Black Students Targeted and Disproportionately Suspended in Huntsville On-Line Scandal


Huntsville City Schools paid a former FBI agent $157,000 last year to investigate and monitor social media activity of its 24,000 public school students, leading to the disproportionate expulsion of African American students. obtained public records showing that Huntsville City Schools expelled 305 students last year, of whom 238 were Black. In a system where 40 percent of students are Black, 78 percent of the students expelled are African American.

Fourteen of the expulsions last year were related to the social media monitoring. Twelve of those students, or 86 percent, are Black.

Madison County Commissioner Bob Harrison said the numbers suggest the system is targeting social media activities of Black children. “That is effectively targeting or profiling Black children in terms of behavior and behavioral issues,” said Harrison.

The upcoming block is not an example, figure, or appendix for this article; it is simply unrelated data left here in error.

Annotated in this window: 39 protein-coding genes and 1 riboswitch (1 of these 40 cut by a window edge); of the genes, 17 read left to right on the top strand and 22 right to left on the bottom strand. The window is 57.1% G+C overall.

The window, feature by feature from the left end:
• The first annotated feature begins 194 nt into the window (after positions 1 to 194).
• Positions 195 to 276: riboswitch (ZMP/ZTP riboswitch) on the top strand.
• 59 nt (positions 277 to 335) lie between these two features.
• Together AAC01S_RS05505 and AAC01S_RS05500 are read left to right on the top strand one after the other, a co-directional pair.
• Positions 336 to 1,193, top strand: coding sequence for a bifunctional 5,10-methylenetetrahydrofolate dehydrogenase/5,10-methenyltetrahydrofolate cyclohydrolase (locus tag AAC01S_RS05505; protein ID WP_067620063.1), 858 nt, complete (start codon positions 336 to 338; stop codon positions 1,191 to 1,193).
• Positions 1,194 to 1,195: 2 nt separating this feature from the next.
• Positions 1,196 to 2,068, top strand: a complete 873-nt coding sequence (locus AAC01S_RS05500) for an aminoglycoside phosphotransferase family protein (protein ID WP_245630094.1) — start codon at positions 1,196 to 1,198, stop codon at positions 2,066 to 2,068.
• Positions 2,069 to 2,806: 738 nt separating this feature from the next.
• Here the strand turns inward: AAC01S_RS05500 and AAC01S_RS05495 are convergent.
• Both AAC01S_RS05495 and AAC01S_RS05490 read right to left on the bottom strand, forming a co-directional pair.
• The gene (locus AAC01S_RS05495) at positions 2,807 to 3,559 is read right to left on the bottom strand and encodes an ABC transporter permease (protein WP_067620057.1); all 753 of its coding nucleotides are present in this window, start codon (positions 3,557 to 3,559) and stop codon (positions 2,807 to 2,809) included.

The online investigation, called the SAFe program, is run by former FBI agent Chris McRae. Superintendent Casey Wardynski said security personnel have investigated the social media accounts of 600 students since January, looking for images of guns or gang signs on sites like Facebook and Twitter in response to anonymous tips from teachers or students. reported that the district provided records showing $586,000 to be paid for salaries of employees of McRae’s consulting firm, T&W Operations, including at least four data entry and technical services personnel.

Keith Ward, director of communications for Huntsville City Schools, denied that the district’s expulsions have unfairly targeted Black students, telling reporters that the district has African American principals and staff who work in student support services.